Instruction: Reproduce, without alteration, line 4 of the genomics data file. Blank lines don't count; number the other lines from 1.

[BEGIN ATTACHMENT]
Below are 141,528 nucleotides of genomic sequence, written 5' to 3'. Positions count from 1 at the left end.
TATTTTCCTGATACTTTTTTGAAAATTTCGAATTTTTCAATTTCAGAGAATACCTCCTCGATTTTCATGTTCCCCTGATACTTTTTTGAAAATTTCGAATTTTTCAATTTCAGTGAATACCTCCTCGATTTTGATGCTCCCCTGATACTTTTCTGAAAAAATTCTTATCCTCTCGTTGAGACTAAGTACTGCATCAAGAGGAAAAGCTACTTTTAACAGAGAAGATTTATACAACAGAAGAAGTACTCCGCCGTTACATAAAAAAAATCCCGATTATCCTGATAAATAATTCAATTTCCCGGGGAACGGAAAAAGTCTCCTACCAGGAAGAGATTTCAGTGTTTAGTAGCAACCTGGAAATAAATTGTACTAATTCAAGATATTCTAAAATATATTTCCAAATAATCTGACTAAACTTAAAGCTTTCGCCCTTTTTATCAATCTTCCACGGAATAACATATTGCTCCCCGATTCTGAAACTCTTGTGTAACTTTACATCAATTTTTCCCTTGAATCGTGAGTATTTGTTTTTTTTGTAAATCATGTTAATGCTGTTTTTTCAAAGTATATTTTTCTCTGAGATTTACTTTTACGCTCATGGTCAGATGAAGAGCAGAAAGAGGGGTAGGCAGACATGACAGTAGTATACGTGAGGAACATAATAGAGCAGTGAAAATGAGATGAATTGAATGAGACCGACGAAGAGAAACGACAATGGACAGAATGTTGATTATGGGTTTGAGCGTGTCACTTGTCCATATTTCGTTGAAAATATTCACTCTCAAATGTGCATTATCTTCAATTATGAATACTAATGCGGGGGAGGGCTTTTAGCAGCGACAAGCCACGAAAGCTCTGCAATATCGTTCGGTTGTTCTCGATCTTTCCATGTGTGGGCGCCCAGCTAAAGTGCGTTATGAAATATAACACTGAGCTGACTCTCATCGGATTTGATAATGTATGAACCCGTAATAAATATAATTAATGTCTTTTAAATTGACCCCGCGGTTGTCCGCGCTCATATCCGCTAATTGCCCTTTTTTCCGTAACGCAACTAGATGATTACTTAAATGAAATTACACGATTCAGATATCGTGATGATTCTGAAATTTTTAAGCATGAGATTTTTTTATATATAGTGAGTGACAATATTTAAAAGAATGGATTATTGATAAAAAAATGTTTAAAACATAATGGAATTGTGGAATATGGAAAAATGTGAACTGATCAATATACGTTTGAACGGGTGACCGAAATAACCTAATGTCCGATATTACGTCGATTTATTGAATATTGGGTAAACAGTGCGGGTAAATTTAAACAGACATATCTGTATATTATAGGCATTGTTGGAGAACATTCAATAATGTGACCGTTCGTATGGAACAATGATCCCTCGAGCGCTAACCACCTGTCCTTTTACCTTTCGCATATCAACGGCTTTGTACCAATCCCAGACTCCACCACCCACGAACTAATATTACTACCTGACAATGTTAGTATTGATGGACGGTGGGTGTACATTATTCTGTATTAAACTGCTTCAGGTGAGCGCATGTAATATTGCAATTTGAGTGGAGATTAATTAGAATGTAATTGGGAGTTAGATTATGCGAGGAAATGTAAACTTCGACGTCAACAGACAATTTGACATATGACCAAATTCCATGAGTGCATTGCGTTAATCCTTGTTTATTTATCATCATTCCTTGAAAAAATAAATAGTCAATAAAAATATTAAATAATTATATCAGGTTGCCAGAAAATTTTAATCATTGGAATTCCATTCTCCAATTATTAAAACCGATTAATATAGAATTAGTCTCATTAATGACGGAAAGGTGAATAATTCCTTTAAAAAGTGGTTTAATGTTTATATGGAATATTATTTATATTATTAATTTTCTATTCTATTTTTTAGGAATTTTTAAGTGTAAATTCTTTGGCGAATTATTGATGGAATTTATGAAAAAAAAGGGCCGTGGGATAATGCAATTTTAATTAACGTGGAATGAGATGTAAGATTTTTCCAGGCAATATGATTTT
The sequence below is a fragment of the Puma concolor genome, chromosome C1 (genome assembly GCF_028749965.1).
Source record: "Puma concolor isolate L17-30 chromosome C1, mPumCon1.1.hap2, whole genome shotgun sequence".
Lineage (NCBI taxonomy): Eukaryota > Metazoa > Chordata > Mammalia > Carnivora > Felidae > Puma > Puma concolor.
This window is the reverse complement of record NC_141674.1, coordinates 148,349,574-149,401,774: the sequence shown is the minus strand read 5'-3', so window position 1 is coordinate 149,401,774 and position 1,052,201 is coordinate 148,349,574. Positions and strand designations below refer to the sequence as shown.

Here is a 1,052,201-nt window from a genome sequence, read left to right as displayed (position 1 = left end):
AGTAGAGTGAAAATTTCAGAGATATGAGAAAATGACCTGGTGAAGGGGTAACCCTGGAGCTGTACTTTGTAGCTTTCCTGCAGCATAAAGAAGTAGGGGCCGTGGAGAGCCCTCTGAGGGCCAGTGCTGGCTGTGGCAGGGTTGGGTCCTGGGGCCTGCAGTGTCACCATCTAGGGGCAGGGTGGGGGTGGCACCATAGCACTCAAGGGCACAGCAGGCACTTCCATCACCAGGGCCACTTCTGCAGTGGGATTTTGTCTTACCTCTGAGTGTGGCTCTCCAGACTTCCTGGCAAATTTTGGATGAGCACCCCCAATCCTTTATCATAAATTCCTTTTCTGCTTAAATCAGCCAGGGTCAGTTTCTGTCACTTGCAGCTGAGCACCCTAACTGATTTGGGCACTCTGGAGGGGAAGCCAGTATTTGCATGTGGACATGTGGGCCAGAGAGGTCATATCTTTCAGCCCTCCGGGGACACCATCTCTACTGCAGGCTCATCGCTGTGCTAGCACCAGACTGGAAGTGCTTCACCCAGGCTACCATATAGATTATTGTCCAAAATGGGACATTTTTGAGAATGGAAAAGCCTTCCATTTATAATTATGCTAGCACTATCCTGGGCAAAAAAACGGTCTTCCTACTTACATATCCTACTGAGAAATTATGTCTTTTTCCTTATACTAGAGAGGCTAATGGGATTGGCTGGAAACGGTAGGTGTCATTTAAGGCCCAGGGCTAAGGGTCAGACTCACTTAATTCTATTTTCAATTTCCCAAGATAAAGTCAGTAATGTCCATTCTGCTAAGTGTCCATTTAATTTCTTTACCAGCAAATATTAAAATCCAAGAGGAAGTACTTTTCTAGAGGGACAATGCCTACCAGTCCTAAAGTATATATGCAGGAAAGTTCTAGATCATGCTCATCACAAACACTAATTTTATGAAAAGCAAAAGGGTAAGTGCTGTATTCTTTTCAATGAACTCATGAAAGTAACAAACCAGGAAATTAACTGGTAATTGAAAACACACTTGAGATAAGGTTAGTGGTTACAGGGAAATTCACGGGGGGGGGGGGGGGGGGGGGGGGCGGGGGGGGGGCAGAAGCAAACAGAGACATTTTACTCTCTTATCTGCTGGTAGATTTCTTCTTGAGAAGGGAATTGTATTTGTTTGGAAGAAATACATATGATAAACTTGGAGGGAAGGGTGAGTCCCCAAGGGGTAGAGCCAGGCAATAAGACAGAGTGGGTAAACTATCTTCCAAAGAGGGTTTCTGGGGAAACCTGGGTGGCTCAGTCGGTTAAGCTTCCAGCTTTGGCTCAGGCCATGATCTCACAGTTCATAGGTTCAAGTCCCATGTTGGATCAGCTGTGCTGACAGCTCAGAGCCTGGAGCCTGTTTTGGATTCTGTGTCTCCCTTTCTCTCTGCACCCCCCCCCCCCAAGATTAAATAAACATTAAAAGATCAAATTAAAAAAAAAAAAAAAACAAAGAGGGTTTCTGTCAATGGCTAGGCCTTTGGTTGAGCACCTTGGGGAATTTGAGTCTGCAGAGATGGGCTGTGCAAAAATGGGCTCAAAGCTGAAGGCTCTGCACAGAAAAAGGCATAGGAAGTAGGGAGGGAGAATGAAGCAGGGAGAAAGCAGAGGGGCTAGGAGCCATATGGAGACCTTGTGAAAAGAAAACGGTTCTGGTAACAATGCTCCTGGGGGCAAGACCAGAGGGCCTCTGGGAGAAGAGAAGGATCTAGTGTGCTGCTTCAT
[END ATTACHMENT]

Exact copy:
Source record: "Puma concolor isolate L17-30 chromosome C1, mPumCon1.1.hap2, whole genome shotgun sequence".